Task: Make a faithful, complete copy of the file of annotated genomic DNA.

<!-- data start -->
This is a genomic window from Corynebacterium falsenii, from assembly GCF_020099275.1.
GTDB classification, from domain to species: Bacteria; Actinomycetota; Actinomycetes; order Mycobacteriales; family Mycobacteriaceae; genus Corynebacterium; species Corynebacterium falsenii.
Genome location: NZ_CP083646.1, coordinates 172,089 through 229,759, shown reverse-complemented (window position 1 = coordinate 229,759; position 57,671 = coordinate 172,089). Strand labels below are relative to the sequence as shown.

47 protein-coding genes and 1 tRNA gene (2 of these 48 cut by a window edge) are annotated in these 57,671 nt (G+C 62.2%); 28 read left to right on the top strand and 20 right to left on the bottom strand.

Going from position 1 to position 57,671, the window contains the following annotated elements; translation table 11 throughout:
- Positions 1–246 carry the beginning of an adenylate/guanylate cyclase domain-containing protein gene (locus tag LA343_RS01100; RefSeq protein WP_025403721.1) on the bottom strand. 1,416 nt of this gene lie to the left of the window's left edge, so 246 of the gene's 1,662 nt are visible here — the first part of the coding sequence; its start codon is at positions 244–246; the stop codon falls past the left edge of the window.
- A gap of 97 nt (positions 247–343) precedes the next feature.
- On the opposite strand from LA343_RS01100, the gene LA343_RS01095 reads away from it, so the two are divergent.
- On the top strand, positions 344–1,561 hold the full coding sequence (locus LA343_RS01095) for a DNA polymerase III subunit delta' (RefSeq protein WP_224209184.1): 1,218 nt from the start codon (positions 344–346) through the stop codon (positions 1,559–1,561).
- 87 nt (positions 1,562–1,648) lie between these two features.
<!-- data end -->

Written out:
This is a genomic window from Corynebacterium falsenii, from assembly GCF_020099275.1.
GTDB classification, from domain to species: Bacteria; Actinomycetota; Actinomycetes; order Mycobacteriales; family Mycobacteriaceae; genus Corynebacterium; species Corynebacterium falsenii.
Genome location: NZ_CP083646.1, coordinates 172,089 through 229,759, shown reverse-complemented (window position 1 = coordinate 229,759; position 57,671 = coordinate 172,089). Strand labels below are relative to the sequence as shown.

47 protein-coding genes and 1 tRNA gene (2 of these 48 cut by a window edge) are annotated in these 57,671 nt (G+C 62.2%); 28 read left to right on the top strand and 20 right to left on the bottom strand.

Going from position 1 to position 57,671, the window contains the following annotated elements; translation table 11 throughout:
- Positions 1–246 carry the beginning of an adenylate/guanylate cyclase domain-containing protein gene (locus tag LA343_RS01100; RefSeq protein WP_025403721.1) on the bottom strand. 1,416 nt of this gene lie to the left of the window's left edge, so 246 of the gene's 1,662 nt are visible here — the first part of the coding sequence; its start codon is at positions 244–246; the stop codon falls past the left edge of the window.
- A gap of 97 nt (positions 247–343) precedes the next feature.
- On the opposite strand from LA343_RS01100, the gene LA343_RS01095 reads away from it, so the two are divergent.
- On the top strand, positions 344–1,561 hold the full coding sequence (locus LA343_RS01095) for a DNA polymerase III subunit delta' (RefSeq protein WP_224209184.1): 1,218 nt from the start codon (positions 344–346) through the stop codon (positions 1,559–1,561).
- 87 nt (positions 1,562–1,648) lie between these two features.